Ni Hao School at CLC Teaches Students Language, Culture of China

By Gruen, Tracy Yoshida | Daily Herald (Arlington Heights, IL), October 15, 2007 | Go to article overview
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Ni Hao School at CLC Teaches Students Language, Culture of China


Gruen, Tracy Yoshida, Daily Herald (Arlington Heights, IL)


Byline: Tracy Yoshida Gruen Daily Herald Correspondent

School officials and parents of students at the Xilin Lake County Chinese School feel that learning Chinese is becoming more and more important in today's business world.

Every Sunday, children in grades kindergarten through high school learn the Chinese language and culture at the school at the College of Lake County in Grayslake.

About 100 students, including a few from Wisconsin, attend the classes that have been provided by the school since 1995.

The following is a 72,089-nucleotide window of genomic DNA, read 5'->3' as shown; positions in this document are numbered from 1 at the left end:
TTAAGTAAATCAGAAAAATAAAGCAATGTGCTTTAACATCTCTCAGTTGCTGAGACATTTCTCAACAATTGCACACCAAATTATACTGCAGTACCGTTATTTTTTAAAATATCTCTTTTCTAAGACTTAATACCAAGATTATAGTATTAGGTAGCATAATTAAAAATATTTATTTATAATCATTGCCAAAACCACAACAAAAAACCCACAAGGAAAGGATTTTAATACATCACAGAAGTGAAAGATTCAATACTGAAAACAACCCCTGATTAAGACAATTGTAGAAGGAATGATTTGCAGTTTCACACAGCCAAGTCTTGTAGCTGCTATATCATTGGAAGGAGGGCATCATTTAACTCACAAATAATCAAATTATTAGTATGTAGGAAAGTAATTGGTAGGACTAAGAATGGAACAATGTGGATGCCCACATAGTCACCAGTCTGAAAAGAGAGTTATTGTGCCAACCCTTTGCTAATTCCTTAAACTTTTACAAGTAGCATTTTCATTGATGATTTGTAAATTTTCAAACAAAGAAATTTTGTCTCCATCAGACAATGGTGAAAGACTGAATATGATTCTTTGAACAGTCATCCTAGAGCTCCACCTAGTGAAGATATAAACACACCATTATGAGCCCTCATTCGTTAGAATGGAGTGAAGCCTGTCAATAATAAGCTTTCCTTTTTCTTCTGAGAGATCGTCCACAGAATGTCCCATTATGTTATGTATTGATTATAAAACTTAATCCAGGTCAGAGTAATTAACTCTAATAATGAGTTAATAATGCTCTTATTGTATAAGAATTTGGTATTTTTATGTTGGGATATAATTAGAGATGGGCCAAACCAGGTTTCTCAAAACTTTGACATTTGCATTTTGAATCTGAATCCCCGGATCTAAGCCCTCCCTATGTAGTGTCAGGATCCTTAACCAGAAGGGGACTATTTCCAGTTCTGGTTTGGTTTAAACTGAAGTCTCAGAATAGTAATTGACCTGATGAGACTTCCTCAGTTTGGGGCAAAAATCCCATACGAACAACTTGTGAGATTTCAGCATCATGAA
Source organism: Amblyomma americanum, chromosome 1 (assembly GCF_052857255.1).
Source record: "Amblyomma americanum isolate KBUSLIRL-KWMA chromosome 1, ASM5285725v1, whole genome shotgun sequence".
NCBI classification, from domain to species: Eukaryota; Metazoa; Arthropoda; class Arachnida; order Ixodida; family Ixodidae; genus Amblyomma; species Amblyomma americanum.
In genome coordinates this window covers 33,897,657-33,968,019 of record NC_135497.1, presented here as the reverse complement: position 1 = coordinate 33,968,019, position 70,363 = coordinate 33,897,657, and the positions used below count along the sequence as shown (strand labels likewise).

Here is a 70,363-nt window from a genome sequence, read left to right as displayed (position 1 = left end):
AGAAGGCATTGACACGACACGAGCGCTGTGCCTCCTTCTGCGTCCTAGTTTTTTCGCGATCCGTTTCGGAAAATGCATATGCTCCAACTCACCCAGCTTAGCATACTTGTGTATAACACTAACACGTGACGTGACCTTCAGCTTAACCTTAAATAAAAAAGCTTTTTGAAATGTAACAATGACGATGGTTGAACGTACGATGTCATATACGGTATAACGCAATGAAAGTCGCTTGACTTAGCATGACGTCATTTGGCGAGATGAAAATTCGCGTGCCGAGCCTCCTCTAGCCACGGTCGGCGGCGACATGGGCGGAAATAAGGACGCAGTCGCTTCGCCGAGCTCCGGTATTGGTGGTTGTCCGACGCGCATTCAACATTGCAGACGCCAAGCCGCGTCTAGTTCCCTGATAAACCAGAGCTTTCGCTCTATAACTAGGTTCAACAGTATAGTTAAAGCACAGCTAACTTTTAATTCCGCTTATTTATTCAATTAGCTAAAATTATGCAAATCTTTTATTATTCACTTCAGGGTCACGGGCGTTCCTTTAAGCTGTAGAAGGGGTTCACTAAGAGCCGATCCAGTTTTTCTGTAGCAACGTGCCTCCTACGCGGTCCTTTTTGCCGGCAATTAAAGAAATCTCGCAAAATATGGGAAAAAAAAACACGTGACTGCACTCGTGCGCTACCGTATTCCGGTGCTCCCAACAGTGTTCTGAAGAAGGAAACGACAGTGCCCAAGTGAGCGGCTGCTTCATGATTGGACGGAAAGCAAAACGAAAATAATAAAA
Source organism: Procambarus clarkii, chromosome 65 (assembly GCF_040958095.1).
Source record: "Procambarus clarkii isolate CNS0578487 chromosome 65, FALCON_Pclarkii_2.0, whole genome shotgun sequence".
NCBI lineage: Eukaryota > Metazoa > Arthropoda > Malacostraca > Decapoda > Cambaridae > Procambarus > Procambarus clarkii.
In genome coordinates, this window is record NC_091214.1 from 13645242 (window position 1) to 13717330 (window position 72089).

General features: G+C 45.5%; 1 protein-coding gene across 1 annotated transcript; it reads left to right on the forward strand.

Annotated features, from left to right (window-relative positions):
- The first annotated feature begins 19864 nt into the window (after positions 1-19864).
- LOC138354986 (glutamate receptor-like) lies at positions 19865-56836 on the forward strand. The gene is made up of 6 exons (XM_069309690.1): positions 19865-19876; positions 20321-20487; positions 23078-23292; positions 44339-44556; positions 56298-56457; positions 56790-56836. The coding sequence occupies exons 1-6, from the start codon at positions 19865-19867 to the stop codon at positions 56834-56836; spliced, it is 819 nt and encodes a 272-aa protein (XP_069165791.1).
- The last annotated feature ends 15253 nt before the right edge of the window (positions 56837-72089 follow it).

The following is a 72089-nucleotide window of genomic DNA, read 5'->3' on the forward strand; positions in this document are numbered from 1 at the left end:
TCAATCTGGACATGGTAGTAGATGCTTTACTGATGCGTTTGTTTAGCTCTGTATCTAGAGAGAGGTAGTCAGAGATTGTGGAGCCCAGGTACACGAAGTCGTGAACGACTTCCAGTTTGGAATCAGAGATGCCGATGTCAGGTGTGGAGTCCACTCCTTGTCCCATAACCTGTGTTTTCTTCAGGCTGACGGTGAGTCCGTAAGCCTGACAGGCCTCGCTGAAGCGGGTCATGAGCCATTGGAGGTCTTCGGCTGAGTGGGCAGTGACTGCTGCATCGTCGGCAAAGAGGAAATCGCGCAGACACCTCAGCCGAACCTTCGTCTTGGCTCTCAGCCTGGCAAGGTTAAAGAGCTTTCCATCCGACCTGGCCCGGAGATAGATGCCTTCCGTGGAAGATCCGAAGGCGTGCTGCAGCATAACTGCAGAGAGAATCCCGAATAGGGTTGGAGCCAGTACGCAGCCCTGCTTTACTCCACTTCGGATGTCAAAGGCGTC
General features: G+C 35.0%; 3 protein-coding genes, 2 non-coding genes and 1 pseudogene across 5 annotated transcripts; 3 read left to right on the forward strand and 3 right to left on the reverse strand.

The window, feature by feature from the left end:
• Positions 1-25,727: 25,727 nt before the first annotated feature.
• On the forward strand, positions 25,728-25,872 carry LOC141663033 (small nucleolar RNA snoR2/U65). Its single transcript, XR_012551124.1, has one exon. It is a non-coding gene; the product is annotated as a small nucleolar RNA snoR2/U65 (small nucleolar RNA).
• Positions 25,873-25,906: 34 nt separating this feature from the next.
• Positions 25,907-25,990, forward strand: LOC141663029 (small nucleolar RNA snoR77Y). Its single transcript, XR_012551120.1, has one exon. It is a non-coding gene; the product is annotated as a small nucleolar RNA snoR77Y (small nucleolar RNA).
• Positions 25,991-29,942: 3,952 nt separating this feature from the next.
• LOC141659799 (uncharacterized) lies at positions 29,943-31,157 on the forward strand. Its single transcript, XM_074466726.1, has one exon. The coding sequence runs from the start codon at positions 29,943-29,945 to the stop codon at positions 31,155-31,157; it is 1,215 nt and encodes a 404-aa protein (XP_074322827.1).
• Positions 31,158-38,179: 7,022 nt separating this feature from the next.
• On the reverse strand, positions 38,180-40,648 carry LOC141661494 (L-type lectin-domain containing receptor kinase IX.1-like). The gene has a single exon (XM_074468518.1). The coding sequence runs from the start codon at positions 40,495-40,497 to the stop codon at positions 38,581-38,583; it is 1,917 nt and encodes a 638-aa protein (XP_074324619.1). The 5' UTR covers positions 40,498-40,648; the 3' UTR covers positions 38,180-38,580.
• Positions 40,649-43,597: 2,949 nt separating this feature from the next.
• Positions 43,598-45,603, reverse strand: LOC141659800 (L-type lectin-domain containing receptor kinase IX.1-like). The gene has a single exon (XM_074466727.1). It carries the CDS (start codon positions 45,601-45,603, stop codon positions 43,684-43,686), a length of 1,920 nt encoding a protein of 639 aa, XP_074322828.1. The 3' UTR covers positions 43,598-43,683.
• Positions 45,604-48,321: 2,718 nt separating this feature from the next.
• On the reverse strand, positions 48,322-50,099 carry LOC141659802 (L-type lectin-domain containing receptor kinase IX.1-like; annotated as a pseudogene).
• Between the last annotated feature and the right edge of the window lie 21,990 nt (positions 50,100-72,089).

Most of the students are of Chinese descent, but about 10 percent are Caucasian students.

"We'd really like more American students to enroll in our school," said Jinhua Chen, who has been the principal of the school for the past three years. "In the last few years the interaction between China and America has become more and more important, especially in business."

When the school first started, mostly students of Chinese descent attended classes, said Chen Zhao, one of the school's first board members and a parent of a student and a graduate at the school. Lately, she said there has been an increase in the number of non-Chinese students.

Chen said it is sometimes difficult to do well in business school if you are unable to speak Chinese.

Personally, both Chen and Vice Principal Wei Li said they got involved in the school because they wanted to contribute to the community by volunteering for something they believed in.

The school offers Chinese language classes, drawing classes, SAT classes, language art classes, and also bilingual Chinese language classes to meet the increasing demand of the English speakers.

For many parents, it is very important for their kids to learn the language and culture of China.

"When I was a little girl back in China I had a dream that some day I could come to the United States of America," said Rose Burba, who also serves on the school board.

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